DA2 is no exception. The depth of the game is what keeps me coming back for more. Sure, folks complain about ‘cookie cutter’ maps and ‘wave-spawning enemies’. Would I like to see more variety? Would I prefer enemies who didn’t just pop out of thin air? Sure, but as long as they don’t skimp on story and character, I too will be shelling out my money, quite willingly.
Heck, If Bioware came out with a game that was ALL story and no action I’d probably give it a shot.
Weird. I never had the chance to hand Isabella over. In fact, my Hawke was so mad at her that she TRIED to rat her out to the Arishok, and he told her that she was responsible for the actions of her companions. (Boy did THAT resonate later on…)
I did notice the “O” thing, and that was the one reason I played things more middle-of-the-road than I would have, otherwise. Didn’t trust that bastard, and here he was looking after my beloved sis?
My Hawke REALLY didn’t get along with Merril. I think their relationship bottomed out completely, at one point. See, Ms. Hawke decided not to help Merril with her little evil blood mage doom mirror project. Yeah, my sister may be an apostate, but that doesn’t mean I’ll get suckered into any old nutto magic disaster you dream up. I don’t care if it’s the reason you lost everyone. Whose fault is that, you silly girl?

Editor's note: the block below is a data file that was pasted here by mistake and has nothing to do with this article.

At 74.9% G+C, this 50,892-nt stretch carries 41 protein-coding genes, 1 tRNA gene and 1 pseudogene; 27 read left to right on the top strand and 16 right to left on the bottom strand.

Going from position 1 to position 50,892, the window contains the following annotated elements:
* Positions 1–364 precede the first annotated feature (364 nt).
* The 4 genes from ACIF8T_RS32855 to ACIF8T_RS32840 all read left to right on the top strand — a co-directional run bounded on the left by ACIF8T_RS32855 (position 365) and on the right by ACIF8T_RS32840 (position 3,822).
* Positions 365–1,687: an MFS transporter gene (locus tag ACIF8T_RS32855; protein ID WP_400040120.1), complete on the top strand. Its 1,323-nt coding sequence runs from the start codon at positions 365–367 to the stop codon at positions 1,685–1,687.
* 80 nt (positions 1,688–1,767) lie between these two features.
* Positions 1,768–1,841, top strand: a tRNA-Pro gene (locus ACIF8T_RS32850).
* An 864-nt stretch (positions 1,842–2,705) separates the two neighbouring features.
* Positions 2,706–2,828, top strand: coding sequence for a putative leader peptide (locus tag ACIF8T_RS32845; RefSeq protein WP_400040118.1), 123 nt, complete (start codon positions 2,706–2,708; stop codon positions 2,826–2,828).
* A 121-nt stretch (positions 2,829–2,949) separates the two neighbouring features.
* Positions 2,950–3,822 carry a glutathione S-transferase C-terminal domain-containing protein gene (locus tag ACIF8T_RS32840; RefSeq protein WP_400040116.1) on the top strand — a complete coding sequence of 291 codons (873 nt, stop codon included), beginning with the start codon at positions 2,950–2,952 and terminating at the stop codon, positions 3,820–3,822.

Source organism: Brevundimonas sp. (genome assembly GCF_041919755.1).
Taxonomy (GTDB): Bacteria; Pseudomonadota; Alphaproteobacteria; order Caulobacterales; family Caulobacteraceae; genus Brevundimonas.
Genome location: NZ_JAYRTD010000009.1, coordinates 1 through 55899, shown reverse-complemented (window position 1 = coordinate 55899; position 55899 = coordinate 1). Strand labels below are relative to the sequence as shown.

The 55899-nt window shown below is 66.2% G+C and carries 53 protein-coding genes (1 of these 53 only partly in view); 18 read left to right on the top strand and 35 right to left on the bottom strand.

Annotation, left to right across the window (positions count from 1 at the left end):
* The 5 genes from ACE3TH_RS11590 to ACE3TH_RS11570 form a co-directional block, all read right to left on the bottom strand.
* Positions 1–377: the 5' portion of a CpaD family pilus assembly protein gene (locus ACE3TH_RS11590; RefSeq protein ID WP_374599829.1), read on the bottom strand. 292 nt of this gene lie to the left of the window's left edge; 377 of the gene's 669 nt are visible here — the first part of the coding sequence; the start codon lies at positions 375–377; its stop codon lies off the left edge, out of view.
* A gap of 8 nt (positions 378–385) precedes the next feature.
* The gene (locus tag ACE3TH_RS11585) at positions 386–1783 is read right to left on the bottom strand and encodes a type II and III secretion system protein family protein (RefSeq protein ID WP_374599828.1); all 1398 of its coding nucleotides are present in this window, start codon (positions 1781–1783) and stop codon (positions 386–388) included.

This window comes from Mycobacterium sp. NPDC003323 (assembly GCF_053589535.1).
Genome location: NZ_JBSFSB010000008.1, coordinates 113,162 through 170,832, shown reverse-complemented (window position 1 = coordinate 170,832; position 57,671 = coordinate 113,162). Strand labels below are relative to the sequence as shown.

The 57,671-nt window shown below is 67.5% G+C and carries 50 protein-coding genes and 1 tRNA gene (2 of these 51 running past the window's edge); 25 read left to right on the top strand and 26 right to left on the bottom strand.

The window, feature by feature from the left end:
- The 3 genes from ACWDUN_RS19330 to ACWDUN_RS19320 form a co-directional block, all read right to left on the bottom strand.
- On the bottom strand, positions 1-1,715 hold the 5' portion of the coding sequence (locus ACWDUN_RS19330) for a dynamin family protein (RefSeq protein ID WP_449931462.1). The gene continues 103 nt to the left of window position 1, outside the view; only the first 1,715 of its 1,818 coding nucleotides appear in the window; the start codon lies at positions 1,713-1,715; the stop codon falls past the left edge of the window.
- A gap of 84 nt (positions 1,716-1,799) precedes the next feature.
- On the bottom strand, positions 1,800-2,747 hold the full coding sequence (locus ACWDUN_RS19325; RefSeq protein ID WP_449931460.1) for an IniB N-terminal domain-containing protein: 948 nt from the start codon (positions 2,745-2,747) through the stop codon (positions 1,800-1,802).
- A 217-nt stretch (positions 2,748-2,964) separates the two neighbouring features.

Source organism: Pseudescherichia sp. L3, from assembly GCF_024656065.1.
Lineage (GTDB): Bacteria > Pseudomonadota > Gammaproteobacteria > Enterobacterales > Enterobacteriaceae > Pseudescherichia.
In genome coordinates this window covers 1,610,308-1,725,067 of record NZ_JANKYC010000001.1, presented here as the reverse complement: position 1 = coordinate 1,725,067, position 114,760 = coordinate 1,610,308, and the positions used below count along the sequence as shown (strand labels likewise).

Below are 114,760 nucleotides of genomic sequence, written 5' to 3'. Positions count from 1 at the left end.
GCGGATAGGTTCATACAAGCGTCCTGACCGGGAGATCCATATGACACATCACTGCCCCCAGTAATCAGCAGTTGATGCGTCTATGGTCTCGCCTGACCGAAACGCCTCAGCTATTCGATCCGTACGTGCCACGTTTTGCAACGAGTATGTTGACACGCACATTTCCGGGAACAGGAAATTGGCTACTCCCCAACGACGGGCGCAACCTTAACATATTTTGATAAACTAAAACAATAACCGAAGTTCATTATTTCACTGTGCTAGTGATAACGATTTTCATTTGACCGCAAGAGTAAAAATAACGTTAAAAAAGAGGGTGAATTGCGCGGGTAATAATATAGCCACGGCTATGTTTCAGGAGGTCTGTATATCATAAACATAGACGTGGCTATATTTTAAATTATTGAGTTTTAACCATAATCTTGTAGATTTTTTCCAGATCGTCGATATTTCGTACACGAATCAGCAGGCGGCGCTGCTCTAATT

And then, Hawke’s boyfriend, who warned her 800,000 times about how he was going to break her heart… he wants… what is this? Saltpeter and dragon poo? I bet dragon poo has sulfur in it.
Darling, I think you mixed up the “Tevinter Cure Possession” recipe with the “Qunari Black Powder” recipe. Or is this your own blend of special seasonings? It better be. Because, if it’s the Qunari black powder recipe, I don’t REALLY want to know how you got your paws on it.
Anyway, I think she’s all ready to write her “10 Warning Signs That Your Man May Be a Terrorist” article for Cosmo.
I can’t fault them for creating illusory choice, in places where there wasn’t any. I’ve even advocated that approach, before. It sure seemed like maybe you could stop the biggest disaster, but ultimately, it serves exactly the purpose Anders says it does: It removes the middle road and forces a decision, whether we were ready for it or not. Without it… what would have happened there? More lingering tension? No final battle? It may have been a necessary event, to move things forward.
But boy, did I sit there, staring at the screen, for a long, long time, trying to decide what the heck Hawke was going to do with him.